Thanks for your posts! I'm relieved to hear that others understand and agree with my logic! Guess now we just depend on prayer and the mood of the CO! :)

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The outcome is not determined by the 'mood' of a CO...it depends largely on the perceived credibility of the applicant, nothing else. Those who have had difficulties obtaining tourist visas often have taken great pains to try and paint a picture that was not accurate or had way too many flaws or inconsistencies...so avoid trying to be creative.

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Your husband has to prove ties to Bolivia for himself. You cannot get him a tourist visa and his application will be validated on it's / his own merits, your job won't count, though your residency and your rent contract will count :)


We became a couple : 2011-05-29
I visited him : 2011-10-28 - 2011-11-17
He visited me (and my crazy family) : 2012-02-05 - 2012-02-17
I-129F Sent : 2012-02-05
I-129F NOA1 : 2012-02-14
I entered on VWP to stay 3 months: 2012-04-11 - 2012-07-03
---
Went to get my medical done for interview in Australia (much cheaper in the US and I was already here):2012-05-20
Medical issue diagnosed
K-1 petition cancellation request sent to CSC : 2012-06-01
Married: 2012-06-21
Filed for AOS : 2012-08-08
NOA1 : 2012-08-10
Biometrics : 2012-09-14
EAD approved : 2012-10-16
Applied for SSN : 2012-11-01
Received SSN : 2012-11-13
Received interview notice :2012-12-27
Interview- APPROVED :2013-01-28
Green card received :2013-02-04
Baby girl born :2013-03-09

Filed for ROC :2014-12-05
NOA :2014-12-11
Biometrics : 2015-01-15

ROC Approval : 2015-05-14

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The outcome is not determined by the 'mood' of a CO...it depends largely on the perceived credibility of the applicant, nothing else. Those who have had difficulties obtaining tourist visas often have taken great pains to try and paint a picture that was not accurate or had way too many flaws or inconsistencies...so avoid trying to be creative.

Is that like saying that court verdicts are largely objective, not subjective?

I wonder why lawyers spend so much effort and time trying to get jurors selected or barred from serving on their case depending on whether they think a person may be sympathetic or not to their client.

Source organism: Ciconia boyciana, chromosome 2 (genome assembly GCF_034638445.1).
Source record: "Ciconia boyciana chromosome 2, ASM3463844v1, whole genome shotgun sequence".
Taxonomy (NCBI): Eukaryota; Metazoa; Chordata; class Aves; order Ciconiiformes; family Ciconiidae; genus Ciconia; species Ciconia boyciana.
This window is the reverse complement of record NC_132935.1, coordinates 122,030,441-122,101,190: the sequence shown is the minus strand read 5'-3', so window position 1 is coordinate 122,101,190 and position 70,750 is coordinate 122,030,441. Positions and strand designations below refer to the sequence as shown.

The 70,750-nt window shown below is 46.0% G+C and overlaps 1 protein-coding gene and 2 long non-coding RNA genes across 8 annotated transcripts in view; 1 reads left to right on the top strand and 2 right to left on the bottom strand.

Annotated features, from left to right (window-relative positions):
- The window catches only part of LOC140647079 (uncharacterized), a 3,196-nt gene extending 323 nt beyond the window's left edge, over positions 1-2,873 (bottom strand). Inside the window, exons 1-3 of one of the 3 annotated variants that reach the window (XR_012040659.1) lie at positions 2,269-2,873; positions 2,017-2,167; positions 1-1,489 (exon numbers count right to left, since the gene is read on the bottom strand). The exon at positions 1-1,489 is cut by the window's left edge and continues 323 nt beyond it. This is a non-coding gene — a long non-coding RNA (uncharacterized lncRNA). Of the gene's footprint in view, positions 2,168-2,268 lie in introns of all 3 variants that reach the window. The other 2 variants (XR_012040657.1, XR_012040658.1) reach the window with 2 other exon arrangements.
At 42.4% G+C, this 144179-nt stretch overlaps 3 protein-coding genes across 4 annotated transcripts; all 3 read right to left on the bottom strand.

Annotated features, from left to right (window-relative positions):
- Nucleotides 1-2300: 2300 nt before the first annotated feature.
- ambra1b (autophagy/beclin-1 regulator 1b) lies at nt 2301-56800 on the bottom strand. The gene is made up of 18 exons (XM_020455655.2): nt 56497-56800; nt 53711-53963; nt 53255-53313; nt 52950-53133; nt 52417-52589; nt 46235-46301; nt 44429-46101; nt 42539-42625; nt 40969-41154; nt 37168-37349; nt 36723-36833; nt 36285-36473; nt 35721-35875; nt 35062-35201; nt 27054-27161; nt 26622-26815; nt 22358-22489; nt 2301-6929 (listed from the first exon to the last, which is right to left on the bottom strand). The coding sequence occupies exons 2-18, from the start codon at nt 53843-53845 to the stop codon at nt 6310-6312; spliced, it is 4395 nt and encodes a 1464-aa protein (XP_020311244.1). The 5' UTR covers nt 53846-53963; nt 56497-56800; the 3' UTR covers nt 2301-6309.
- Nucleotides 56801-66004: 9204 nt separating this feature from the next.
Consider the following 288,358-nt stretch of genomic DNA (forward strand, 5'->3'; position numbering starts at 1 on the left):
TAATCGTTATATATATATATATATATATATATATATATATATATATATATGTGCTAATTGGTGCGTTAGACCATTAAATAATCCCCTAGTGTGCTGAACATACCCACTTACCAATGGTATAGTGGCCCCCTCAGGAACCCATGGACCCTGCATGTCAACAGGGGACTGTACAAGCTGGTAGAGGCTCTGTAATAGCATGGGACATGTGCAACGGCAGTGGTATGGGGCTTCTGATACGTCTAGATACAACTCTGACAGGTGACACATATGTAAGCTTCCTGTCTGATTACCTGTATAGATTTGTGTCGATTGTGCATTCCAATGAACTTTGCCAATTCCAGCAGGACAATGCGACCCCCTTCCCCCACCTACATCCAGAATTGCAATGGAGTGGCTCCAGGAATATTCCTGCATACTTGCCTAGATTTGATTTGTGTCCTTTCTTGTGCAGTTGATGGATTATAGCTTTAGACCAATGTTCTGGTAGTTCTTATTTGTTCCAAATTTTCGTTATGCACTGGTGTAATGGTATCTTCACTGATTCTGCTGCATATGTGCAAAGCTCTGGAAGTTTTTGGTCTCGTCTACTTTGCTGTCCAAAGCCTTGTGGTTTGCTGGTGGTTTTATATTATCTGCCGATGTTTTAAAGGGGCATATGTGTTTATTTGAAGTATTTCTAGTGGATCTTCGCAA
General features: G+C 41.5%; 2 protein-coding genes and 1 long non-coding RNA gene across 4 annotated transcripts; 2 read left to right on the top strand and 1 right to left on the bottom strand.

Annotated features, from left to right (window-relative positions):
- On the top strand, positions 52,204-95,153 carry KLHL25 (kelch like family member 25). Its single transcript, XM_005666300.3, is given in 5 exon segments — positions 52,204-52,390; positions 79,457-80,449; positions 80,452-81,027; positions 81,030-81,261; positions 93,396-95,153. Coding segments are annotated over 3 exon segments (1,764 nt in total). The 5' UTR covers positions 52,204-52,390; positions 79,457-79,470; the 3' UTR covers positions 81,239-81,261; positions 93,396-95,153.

Try as we might and despite their guidelines to the contrary, I cant help but think that subjective decisions are sometimes made by VOs/COs with regard to the granting of Tourist Visas.

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the key phrase I used was: "perceived credibility"....and that judgment call is made by a CO...being human, no doubt occasionally being in a 'mood' might color their decision making, but by and large they avoid that sort of influence, if they understand and respect the authority given to them by Congress...most unsuccessful applicants have no idea where they went wrong...many believe that if they just had the right document or coughed up the right answer, they would have gotten a tourist visa...instead, what they likely were unaware of was their inconsistent story and/or answers to questions posed to them which gave the CO a poor impression of their credibility...phony smiles, cheery, bubbly answers, etc, will often backfire...putting on an act will likely backfire...and trying to create a water tight story (that is usually full of holes!) in order to mask one's true intentions will often fail as well. Few of these failed attempts have much to do with the mood of a CO.

Edited by Noah Lot

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I'm so excited that I had to come back and update - we got the Tourist Visa!!! :)

My husband had the same interviewer that we had for our Fiancé Visa appointment and she remembered him! She gave him a bit of a hard time for returning home when he had a Fiancé Visa, but in the end gave him a Tourist Visa! She is a very nice lady and I will love her forever! :)

:) :) :)

Edited by Laura in Bolivia